This blog isn’t Marvel. We know this because I’m flat broke, and it doesn’t take a year to get a sequel. A couple weeks ago I reviewed Love Letter, and this week I’m back in the expanded Love Letter universe to review Lovecraft Letter. Although there are many flavours of the original game, Lovecraft Letter is the only version that revisits and re-implements core design of the game. It’s a 2-6 player game designed by Seiji Kanai and published by AEG.
Continue reading “Back from the Depths Lovecraft Letter”
I’ve hit the point that every board game collector, and hoarder, hits where their collection outgrows their space. Therefore, I’m introducing a new type of review called On the Chopping Block – inspired by Click Clack Lumberjack – where I look at games that will be sold off. These aren’t necessarily bad games, but games that have either been outshone by other games or are not a good fit for me. Heck, we’ll see some games I really enjoy but I’m going to sell because I can’t see myself reaching for it from the shelf. Let’s begin by introducing the first game on the chopping block: Click Clack Lumberjack designed by Justin Oh and published by Mayday Games.
Continue reading “On the Chopping Block: Click Clack Lumberjack”
There are a few games in my collection where the review is a bigger story than just one solitary review. For instance, I wanted to review Lovecraft Letter but to do that I need to establish my thoughts on the original. Otherwise we’d be skipping forward to seeing Neo being The One, without understanding what the Matrix is. Although to be fair, even after three movies, and a mini anthology, I’m still not sure that I know. By the end of this review, you’ll hopefully be in a better place than I, so without further ado introducing Love Letter: Premium Edition a 2-8 player game designed by Seiji Kanai and published by AEG – for now.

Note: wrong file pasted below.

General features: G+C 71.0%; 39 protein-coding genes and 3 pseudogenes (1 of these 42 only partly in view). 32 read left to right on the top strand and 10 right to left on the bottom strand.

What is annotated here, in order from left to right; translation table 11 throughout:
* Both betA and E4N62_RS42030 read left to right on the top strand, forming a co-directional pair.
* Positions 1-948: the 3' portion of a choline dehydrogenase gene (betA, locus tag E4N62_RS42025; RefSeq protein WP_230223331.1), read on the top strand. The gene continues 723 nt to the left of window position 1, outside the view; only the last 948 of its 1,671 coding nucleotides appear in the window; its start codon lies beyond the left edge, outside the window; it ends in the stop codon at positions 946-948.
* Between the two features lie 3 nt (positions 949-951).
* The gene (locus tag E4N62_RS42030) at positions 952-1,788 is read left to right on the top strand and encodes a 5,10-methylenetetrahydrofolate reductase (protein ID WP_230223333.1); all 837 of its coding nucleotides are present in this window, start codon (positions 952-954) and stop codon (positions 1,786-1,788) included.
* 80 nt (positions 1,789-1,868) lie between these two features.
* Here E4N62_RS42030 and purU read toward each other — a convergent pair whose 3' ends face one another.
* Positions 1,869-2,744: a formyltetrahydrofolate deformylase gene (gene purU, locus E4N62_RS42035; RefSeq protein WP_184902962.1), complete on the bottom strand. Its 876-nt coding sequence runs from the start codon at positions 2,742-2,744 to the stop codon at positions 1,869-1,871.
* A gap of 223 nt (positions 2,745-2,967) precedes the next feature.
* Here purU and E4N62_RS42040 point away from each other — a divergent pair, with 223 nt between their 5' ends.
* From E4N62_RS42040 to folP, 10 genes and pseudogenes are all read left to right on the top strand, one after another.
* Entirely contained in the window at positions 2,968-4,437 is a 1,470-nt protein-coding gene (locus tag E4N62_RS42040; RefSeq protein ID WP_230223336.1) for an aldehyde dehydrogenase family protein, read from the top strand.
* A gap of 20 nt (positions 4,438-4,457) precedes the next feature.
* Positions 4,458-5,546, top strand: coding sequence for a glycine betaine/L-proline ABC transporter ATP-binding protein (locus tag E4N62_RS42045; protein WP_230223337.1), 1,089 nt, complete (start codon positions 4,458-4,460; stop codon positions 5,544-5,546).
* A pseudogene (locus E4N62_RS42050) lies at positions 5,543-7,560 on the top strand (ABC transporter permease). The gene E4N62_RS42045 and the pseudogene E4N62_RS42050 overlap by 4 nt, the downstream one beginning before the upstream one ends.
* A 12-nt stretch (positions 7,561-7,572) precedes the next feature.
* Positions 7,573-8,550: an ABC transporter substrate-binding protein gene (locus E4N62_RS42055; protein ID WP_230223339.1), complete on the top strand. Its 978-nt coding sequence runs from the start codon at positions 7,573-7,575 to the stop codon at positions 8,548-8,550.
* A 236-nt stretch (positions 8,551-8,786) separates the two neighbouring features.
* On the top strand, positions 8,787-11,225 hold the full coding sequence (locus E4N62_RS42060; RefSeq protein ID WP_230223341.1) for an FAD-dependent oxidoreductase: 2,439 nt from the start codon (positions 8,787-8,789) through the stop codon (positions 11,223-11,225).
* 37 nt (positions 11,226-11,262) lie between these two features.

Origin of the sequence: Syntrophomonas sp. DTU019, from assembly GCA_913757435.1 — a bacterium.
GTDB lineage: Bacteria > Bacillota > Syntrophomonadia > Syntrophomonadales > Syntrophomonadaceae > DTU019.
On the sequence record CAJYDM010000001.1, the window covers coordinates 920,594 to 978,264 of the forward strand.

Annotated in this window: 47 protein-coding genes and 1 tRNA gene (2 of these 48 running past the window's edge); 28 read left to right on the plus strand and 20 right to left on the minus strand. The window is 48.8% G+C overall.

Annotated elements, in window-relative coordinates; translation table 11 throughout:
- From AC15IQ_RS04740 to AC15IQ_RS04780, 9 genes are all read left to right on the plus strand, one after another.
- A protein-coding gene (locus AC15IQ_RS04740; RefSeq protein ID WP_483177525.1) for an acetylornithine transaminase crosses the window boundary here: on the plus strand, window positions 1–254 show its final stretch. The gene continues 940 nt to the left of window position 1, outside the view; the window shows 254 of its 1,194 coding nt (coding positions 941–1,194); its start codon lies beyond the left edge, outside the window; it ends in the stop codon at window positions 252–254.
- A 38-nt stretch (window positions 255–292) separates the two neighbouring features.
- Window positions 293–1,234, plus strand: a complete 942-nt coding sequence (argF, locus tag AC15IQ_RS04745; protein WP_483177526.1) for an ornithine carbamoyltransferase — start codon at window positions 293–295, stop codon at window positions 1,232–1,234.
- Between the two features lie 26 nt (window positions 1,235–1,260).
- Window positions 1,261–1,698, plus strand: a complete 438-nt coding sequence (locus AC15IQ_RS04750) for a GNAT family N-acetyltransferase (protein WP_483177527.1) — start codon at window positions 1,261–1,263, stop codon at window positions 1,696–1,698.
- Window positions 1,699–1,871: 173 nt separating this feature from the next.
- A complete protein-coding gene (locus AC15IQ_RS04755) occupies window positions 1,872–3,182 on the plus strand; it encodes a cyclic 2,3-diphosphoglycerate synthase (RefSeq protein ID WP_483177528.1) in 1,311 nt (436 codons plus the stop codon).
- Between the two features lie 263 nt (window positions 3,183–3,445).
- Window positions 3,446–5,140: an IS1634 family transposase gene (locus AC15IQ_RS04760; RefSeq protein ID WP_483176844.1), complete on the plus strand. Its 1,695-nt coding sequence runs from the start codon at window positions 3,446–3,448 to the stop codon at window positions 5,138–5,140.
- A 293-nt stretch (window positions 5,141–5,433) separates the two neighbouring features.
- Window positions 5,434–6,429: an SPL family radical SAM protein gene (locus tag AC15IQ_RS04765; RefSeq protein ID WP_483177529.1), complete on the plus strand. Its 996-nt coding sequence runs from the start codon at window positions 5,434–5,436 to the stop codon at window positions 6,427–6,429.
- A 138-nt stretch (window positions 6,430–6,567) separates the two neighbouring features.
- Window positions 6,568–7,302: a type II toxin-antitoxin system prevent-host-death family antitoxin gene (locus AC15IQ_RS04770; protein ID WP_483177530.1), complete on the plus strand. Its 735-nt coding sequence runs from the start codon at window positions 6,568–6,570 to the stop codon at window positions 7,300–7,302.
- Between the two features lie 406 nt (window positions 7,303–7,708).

Continue reading “My Love Letter to Love Letter”
While other people were out playing worker placement, and abstract games, I was going through a party game phase; deducing who was the murderer in Deception or acting out a scene in Monikers. Whenever I ran into my Mum, she would sigh and say: why can’t you be normal like the other kids. To which I’d reply: damnit Mum, this isn’t a phase, it’s my life! Turns out it was a phase, and one of the games that kicked it off was Concept. This is one of the more recognised party games, and was nominated for both a Spiel Des Jahres, and a Golden Geek. It was designed by Gaëtan Beaujannot, and Alain Rivollet, published by Repos Production, and reviewed by me, Dave Norris.
Continue reading “Concept: Party on Wayne”
I can’t say the name of this board game without thinking about Fatman Scoop, drop the plant, Fatman Scoop, drop the plant, Fatman Scoop, drop the plant, give it up give it up give it up. Always a laugh whenever radio stations go overboard cleaning up profane songs. Anyway, engine, engine NMBR 9 is a 1-4 player spatial puzzle game designed by Peter Wichmann and published by Z-man Games.
Continue reading “NMBR 9: Why was it afraid of 8?”
Ever notice how the meanest games have the nicest names? Smile, Nothing Personal, Dead Last. OK maybe not Dead Last, but you get my point. Smile, is a new implementation of the hit game No Thanks! Which when played with a group adults quickly turns into a game of F**K You. It’s a 3-5 player, reverse auction game, designed by Michael Schacht and published by Z-Man games.
Continue reading “Smile Review: Smile like you mean it”
Given the Commonwealth Games are 100km away, you’d forgive me for mistaking Jump Drive for a board game about the determination and drive required to become a professional long jumper. Instead, what I found was a baby board game; essentially My First Race for the Galaxy. A 20 minute engine builder for 2-4 players, designed by Tom Lehmann and published by Rio Grande Games.
Continue reading “Jump Drive Review: Start Your Engines!”
It’s 2:00pm Friday, March 16th, 2018. I’m at my desk doing a business, when Janine from the front desk walks through the office with a large wooden crate. Danger, confidential, and top secret are printed in bold red font down the side. She puts it on my desk, complains about her back, and walks off. I wonder what this is, I didn’t have any packages arriving today, did I? People in the surrounding cubicles stand up and apply standard social pressure; anything to break up their 9 to 5.
Continue reading “Village Pillage Review: Time to Turnip the Heat”
Red 7 is a 2-4 player card game designed by Carl Chudyk and Chris Cieslik and published by Asmadi Games. It’s a card game that’s seen Talladega Nights one too many times, as the rules are simple: if you’re not first you’re last. If at the end of your turn you’re not winning, you’re eliminated, with the winner being the last player still standing.
Continue reading “Red 7 Review: It’s not Uno”